Colin Farrell

INTERVIEW: Yorgos Lanthimos, Writer/Director of ‘The Lobster’

This deadpan, dystopian satire of romantic conventions marks a memorable English-language debut for the Greek filmmaker.

There’s never been a film like “The Lobster.” The latest bizarre, high-concept work from Yorgos Lanthimos, the truly unique filmmaker behind the Oscar-nominated “Dogtooth” and “Alps,” carries with it not just a clever idea but a wholly original premise: in an alternate-reality dystopian universe, single folks are forced to find a new mate in 45 days or become an animal of their choosing.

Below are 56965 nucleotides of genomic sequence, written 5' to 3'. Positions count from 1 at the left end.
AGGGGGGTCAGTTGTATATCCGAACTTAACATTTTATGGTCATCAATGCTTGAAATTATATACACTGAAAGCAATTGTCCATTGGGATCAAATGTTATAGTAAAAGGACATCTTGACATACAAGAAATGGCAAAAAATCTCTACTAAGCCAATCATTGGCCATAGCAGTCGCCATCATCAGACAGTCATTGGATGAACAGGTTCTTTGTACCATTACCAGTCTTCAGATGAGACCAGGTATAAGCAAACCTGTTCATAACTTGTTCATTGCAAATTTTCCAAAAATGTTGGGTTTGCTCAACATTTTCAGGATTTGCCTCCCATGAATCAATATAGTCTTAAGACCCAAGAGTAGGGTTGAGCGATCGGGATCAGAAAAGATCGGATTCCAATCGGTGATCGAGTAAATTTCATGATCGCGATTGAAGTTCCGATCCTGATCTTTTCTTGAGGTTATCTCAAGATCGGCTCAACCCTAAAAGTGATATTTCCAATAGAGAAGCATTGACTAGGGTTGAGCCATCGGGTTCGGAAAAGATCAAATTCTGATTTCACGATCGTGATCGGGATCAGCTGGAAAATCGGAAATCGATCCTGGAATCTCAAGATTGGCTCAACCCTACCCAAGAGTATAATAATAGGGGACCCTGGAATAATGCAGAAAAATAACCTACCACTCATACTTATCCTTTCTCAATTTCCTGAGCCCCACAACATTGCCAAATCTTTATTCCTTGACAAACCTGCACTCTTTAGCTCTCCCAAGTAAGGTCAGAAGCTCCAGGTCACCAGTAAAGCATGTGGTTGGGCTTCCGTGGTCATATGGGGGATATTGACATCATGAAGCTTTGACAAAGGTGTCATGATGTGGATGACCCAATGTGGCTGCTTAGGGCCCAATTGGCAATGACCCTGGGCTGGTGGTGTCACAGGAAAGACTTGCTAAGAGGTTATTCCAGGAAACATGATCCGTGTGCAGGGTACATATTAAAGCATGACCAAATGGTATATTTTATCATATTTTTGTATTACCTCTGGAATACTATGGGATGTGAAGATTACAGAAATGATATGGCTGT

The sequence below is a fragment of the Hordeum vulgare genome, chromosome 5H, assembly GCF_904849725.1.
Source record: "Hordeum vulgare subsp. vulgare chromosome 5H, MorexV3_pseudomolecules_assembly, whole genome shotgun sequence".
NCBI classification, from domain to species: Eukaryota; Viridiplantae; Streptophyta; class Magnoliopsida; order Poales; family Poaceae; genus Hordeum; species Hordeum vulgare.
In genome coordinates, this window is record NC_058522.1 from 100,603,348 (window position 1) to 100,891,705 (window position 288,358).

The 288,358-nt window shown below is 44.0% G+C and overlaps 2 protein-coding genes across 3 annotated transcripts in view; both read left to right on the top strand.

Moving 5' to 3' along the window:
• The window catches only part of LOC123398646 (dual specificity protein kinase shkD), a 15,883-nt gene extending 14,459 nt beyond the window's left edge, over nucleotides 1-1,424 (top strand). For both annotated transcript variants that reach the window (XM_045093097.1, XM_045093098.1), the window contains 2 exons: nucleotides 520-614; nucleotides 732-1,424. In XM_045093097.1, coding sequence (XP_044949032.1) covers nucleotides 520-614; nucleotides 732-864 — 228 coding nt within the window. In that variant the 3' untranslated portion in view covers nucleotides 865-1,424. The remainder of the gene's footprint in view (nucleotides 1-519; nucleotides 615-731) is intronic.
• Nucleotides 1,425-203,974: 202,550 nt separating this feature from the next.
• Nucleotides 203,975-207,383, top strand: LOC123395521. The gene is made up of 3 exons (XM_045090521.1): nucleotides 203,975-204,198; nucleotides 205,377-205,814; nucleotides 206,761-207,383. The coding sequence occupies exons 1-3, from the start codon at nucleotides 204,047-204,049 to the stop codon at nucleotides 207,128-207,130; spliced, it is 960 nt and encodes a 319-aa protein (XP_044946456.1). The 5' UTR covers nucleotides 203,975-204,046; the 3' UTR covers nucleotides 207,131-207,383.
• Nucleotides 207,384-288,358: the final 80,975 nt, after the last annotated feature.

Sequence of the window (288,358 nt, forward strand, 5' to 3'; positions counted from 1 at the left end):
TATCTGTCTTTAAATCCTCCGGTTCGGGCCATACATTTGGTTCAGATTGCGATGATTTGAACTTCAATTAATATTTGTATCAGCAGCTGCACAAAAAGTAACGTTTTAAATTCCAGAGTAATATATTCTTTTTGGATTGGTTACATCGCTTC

You did read that last sentence correctly, I assure you. Like Lanthimos’ previous two features, “The Lobster” is set in a world that’s been twisted ever so slightly into a Bizzaro version of our mundane reality. But what makes it work isn’t the clever concept—it’s the execution. It’s one rare enough thing to come up with a new idea, but here the follow-through, the filmmaking and performances, they’re all in sync. It’s the kind of film that may be considered a masterpiece, in due time. For now, I’m comfortable enough calling it one of the best films of the year.